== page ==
Chaisson also believes that this type of technology is valuable for both locals and tourists, allowing for a special opportunity to see new and familiar surroundings through a unique, hyperaware lens. “I’ve always thought the solitude of the headphones allows for a little more of the wonder and magic that new spaces and stories can manifest, whether it’s your first time or fortieth down a given path,” she says. In a world where distractions are plenty when going from point A to point B, both locals and tourists often miss out on these magical in-between moments.

The exterior of Litchfield Villa, surrounded by trees and grass, in Prospect Park, Brooklyn.

Location-based audio experiences like this one can be made with various themes in mind. In addition to the audio walk here in Prospect Park, we’ve taken a sociological look at hipsterism and explored the history behind local businesses in Williamsburg, celebrated the work of Emily Roebling by traveling back in time to the Brooklyn Bridge’s opening day, and traced the birth of punk from Greenwich Village to the East Village, but stories are not a finite resource. The spaces around us are constantly bursting with storytelling potential.

When it came to making Pastoral Paradise, Chaisson knew the first step was to focus on creating an ideal walking route. “There’s so much going on within those 526 acres that picking out stories first would have had listeners zigzagging across the entirety of the park. Once I’d charted out a path, I dug into the research process, trying to uncover those facets of park history that often remain untold,” she says. Then comes figuring out the timing between segments, finding landmarks and visual cues to include in the script to guide listeners, editing the script, recording voiceover, and incorporating sound design. “With something like the Prospect Park walk, I work hard to make sure I’m not adding sounds for sounds’ sake- the park has so many of its own sounds happening all the time that I feel it’s important to leave space for,” she says.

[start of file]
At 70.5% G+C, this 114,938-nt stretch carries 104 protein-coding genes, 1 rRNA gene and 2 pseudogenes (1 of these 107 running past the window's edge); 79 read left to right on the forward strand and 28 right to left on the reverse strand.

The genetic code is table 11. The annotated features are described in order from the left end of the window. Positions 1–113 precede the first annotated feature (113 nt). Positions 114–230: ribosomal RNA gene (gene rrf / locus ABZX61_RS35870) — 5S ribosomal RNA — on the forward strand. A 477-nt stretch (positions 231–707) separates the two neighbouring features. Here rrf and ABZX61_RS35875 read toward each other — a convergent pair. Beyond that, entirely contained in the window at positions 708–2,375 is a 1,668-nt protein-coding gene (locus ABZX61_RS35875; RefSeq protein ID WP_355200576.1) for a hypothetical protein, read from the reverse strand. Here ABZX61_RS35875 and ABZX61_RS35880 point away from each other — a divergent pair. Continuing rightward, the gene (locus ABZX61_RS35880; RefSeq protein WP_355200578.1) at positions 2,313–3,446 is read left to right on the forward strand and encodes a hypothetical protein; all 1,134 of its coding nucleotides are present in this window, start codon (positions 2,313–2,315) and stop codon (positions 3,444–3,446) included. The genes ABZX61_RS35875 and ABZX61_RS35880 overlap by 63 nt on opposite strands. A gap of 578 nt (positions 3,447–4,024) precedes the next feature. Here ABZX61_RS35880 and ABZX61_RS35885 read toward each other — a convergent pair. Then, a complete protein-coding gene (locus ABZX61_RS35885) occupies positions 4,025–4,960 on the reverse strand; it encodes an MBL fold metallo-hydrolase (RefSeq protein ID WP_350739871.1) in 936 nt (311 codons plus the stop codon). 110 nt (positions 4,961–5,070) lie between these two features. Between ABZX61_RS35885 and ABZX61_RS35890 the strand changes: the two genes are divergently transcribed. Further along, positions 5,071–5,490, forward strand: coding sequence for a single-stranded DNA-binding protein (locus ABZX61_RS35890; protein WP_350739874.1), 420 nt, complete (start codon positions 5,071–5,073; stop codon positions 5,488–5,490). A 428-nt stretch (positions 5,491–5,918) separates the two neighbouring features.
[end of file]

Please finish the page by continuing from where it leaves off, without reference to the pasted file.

One of Chaisson’s favorite moments from the sound design phase of the Prospect Park audio walk was making the portion of the walk between the Boathouse and the Camperdown Elm. “That’s the segment where I took the most liberties with the sound design. I wanted to immerse listeners in the temporal as well as physical space of the park, letting them walk through all four seasons in just a few minutes.”

Exterior of the boathouse in Prospect Park Brooklyn. Surrounded by the green trees and pristine blue lake.

Listeners can sense the care that goes into the process, as users have shared remarks about how “lovingly crafted” and “impeccably executed” they find our special blend of physical space with location-based audio.

This is the type of technology we want to create and the type we want you to be a part of… technology that inspires, renews hope, sheds light on new perspectives, and encourages us to challenge our assumptions.

Oftentimes, it’s tempting to use technology in a manner that encourages passive behavior like scrolling through social media and increasing our screen time. However, there’s a lot of potential to focus our efforts into creating more mindful technology that’s present when it can be of value and then gone when we no longer need it, encouraging us to get out into the world and focus our attention elsewhere.

“All it takes is one push of one button and you’re off, and so is your phone. You can put your phone away in your pocket and forget about it. It’s an hour of intentional and intimate time between the listener and the story with tiny details brought to the fore in a way that makes even unmentioned details shine all the more,” says Chaisson.

Interested in creating your own location-based audio experience? Join our Creator platform so we can innovate together, blurring the line between what we physically experience in the world and what we can dream together through the power of audio.


bottom of page